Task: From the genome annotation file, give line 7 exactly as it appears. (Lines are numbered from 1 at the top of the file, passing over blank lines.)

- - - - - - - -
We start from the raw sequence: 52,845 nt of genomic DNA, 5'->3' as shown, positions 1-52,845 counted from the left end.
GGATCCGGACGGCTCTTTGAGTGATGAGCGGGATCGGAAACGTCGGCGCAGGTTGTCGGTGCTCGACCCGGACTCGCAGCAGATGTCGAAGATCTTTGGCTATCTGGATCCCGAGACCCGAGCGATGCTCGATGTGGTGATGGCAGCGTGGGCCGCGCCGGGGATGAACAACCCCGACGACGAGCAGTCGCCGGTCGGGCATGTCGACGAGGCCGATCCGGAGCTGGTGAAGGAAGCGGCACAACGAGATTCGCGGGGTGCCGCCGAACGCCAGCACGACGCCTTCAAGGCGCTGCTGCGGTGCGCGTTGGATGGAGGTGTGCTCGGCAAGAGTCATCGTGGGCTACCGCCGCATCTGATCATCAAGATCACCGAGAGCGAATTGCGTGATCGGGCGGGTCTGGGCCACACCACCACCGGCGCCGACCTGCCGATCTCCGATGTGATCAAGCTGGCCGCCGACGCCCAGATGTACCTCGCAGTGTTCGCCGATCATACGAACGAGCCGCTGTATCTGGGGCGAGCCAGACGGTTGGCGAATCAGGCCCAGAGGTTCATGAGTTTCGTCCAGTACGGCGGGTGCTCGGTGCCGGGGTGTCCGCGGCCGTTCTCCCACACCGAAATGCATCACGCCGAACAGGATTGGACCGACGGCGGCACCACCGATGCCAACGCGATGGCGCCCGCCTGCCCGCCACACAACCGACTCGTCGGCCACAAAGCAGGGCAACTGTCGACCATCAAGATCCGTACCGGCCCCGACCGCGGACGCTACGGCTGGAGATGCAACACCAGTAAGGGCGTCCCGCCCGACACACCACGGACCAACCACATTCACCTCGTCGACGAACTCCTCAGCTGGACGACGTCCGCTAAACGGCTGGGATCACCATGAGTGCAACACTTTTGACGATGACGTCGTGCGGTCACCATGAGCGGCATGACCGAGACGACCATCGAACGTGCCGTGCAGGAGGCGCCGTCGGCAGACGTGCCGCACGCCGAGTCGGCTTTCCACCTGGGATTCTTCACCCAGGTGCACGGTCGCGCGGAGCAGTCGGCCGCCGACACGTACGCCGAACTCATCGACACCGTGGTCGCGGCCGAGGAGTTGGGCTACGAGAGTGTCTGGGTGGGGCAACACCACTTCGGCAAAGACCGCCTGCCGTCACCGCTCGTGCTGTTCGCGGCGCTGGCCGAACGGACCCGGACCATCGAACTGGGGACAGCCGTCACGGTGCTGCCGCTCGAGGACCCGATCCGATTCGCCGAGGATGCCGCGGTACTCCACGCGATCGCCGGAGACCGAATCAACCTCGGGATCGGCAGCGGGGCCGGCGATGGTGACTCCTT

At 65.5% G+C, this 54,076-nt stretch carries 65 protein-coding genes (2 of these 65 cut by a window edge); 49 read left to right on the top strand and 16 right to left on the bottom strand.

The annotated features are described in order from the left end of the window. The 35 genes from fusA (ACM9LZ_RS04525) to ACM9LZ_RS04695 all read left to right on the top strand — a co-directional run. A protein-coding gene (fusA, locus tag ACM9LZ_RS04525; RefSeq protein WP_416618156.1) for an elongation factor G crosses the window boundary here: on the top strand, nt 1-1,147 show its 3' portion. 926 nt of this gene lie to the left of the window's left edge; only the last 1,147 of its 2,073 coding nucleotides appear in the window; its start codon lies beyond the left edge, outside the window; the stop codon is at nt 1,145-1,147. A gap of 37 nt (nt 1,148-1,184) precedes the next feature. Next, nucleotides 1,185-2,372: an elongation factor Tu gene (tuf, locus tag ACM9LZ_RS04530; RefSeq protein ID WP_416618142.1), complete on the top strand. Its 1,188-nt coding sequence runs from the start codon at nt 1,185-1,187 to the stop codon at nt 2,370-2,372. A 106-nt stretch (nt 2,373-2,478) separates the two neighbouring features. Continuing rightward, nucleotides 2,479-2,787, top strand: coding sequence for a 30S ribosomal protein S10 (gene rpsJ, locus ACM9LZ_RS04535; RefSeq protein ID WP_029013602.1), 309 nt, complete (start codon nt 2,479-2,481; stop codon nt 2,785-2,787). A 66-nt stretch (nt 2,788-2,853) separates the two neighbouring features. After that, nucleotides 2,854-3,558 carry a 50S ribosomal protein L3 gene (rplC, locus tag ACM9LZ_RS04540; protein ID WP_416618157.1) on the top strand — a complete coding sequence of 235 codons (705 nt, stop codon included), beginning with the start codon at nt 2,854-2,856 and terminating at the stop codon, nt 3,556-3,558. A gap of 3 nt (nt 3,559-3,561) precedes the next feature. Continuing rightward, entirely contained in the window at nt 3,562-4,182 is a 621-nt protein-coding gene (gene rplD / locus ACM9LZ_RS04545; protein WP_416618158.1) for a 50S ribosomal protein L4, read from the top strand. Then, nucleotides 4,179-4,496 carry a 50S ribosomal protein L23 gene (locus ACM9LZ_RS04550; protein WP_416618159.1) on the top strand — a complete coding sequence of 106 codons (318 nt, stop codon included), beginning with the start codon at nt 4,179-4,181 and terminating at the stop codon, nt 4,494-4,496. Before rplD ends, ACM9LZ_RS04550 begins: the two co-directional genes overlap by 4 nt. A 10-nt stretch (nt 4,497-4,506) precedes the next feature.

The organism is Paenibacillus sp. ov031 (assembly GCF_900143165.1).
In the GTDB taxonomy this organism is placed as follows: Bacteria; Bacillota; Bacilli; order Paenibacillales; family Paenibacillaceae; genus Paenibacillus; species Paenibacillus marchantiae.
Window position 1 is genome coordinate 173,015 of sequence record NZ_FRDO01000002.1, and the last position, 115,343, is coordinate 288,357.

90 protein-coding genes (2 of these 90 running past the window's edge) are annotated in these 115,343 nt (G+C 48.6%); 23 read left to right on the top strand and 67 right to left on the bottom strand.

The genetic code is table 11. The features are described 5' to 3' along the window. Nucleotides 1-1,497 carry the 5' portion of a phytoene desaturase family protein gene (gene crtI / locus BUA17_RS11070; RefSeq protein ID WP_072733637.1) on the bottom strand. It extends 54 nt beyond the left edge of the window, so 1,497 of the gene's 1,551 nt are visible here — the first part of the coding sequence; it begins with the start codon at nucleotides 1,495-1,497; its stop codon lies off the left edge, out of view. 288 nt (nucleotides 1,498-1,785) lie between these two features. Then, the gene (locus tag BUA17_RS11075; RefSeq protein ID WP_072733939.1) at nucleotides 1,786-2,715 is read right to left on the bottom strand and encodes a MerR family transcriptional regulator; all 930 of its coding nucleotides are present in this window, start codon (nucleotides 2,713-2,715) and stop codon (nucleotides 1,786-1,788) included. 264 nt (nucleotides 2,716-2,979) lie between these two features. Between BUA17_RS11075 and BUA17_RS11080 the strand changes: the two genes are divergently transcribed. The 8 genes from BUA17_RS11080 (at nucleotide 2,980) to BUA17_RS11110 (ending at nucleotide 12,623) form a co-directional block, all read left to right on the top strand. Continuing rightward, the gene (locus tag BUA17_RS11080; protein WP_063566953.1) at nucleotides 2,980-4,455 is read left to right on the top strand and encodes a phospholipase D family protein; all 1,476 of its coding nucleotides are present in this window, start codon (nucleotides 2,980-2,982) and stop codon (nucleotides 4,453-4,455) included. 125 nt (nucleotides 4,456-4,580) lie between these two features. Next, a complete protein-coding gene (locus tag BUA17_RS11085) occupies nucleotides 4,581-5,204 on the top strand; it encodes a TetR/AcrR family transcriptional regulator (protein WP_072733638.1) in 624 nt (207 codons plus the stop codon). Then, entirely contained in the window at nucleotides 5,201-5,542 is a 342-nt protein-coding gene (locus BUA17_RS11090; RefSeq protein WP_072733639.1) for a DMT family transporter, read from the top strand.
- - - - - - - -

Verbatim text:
Window position 1 is genome coordinate 173,015 of sequence record NZ_FRDO01000002.1, and the last position, 115,343, is coordinate 288,357.